Taxes and the worldwide quality of life
Wednesday, May 06, 2009
Obama's proposal to crack down on U.S. tax evaders who turn to offshore accounts is getting a lot of attention, much of it, as expected, negative.
But we here in the United States aren't the only ones who are unhappy with our tax burdens and seek relief elsewhere.
All the highly exorbitantly paid Formula 1 drivers live in European tax haven countries, such as Monaco or Switzerland.
The lure of Alpine chalets and low taxes also has enticed British and French singers to move there, at least briefly.
On the business side, the Rolling Stones and U2 definitely took tax taxes into consideration when hiring money managers.
And most recently, British star Michael Caine has made it clear that he thinks things are actually better, tax-wise, in the U.S. "The government has taken tax up to 50 percent, and if it goes to 51, I will be back in America," the Academy Award winner told The Telegraph.
The value of taxes: But what Sir Michael didn't address was what that higher UK tax rate gets him and his fellow citizens. According to a recent study by Mercer, the human resources subsidiary of Marsh & McLennan Companies, high tax rates are not necessarily drawbacks.
In fact, they can contribute to amenities that make living in highly-taxed locales very appealing.
The study compared the quality of life in 215 cities worldwide. It was designed to help global governments and companies address issues involved in international personnel assignments.
Qualify of life: In evaluating a place's qualify of life, the study took into consideration such factors as political stability, available banking services, health and sanitation, schools and education, housing and climate. New York was the base with a score of 100 and cities were scored against it accordingly.
Taxes weren't listed by Mercer as one of the factors evaluated in the study, but cities in notoriously high-tax European countries dominate the top of the ranking.
Vienna was deemed the city with the best quality of life, achieving the highest rating of 108.6.
The top North American city is Vancouver, B.C., which tied for fourth with Auckland, New Zealand. In fact, the top five cities in the Americas are in Canada. In addition to Vancouver, Toronto came in 15th, Ottaw 16th, Montreal 22nd and Calgary 26th.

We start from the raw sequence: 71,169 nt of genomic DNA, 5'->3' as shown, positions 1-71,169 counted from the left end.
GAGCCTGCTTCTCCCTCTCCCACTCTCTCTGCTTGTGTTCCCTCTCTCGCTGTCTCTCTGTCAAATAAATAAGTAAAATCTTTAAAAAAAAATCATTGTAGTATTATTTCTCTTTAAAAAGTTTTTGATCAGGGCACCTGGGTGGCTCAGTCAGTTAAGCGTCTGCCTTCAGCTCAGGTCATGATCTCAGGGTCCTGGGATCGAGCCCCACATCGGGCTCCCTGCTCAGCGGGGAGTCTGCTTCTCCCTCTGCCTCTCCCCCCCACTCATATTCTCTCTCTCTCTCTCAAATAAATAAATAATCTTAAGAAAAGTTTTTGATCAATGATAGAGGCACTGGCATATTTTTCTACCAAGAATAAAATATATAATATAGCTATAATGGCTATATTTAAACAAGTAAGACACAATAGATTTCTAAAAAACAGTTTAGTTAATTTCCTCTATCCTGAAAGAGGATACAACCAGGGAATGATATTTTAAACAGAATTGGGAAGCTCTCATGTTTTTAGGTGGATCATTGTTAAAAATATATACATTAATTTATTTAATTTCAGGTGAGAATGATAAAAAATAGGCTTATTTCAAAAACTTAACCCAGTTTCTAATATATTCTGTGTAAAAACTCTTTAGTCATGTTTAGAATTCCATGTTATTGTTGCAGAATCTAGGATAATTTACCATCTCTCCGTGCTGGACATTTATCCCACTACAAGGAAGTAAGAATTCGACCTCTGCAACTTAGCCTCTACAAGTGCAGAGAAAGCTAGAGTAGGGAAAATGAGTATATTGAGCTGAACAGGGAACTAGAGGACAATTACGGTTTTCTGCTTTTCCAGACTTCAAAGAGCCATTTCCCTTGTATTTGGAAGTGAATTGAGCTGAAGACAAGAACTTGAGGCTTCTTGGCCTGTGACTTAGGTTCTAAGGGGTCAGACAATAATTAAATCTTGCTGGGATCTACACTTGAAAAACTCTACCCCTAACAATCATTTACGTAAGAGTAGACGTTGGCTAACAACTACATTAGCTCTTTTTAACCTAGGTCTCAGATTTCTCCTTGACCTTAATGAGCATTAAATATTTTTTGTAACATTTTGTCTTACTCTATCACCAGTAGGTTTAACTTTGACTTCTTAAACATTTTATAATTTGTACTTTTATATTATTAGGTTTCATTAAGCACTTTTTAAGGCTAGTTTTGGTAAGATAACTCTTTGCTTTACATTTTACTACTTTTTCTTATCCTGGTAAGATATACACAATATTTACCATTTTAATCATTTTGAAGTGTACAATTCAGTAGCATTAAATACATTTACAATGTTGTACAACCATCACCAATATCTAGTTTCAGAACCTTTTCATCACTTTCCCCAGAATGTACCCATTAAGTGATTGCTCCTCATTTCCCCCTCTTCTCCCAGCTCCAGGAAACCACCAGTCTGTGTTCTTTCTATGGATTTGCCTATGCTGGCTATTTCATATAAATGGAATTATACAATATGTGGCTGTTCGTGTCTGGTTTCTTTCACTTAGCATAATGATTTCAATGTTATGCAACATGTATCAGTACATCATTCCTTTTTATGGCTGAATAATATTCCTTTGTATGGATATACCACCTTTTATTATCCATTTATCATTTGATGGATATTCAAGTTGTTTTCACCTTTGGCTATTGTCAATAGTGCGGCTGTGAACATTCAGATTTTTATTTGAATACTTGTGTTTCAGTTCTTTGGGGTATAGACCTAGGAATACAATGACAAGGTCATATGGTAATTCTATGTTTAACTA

The highest ranking U.S. locale on the 50-city list was Honolulu (duh!) coming in 28th. San Francisco was on its heels at 29th. Boston came in at 36th, Portland at 42nd, Washington, D.C. and Chicago tied at 44th, New York City at 49th and Seattle squeaked under the wire, coming in 50th.
Infrastructure issues: Mercer also ranked cities with the best infrastructure, based on electricity supply, water availability, telephone and mail services, public transport provision, traffic congestion and the range of international flights from local airports.
Singapore was the top city in this category.
FYI, Sir Michael, London tied for 8th when it comes to infrastructure and was 38th in overall quality of living.
And where do you definitely not want to live? Baghdad, with a score of 14.4.
Quality costs: What's the common denominator in all the preferred locales, at least those here in the U.S.? It costs a lot, not just in taxes, but in day-to-day expenses to enjoy living there.
I will agree, though, that Washington, D.C., for all the bad press it gets -- due in large part as home of our nation's tax architects -- is a pretty cool place to live.
The city's history, both past and currently being made, not to mention the free access to some great federally supported museums is fantastic. And despite the penchant of late to build monuments all over the impressive Mall, there's a decent amount of open space.
Of course, housing costs still are high there. And it definitely has its share of taxes.
But Mercer European spokesman Slagin Parakatil says that tax rates usually don't affect a company's decision when it comes to sending personnel abroad. "I don’t think tax would be an issue," he told The Guardian. "If you need to send someone, you will definitely send someone, no matter whether the tax regime is high or not."
Some tax relief for U.S. expats: Although under the U.S. tax system, the worldwide income of any citizen or resident alien is subject to tax, if you are sent abroad by your employer, you do get a tiny bit of tax relief.
You can exclude at least some of your foreign income from U.S. taxes, and you might be able to get some relief in connection with your housing costs.
Get the details in Taxpayers abroad can limit U.S. taxes.
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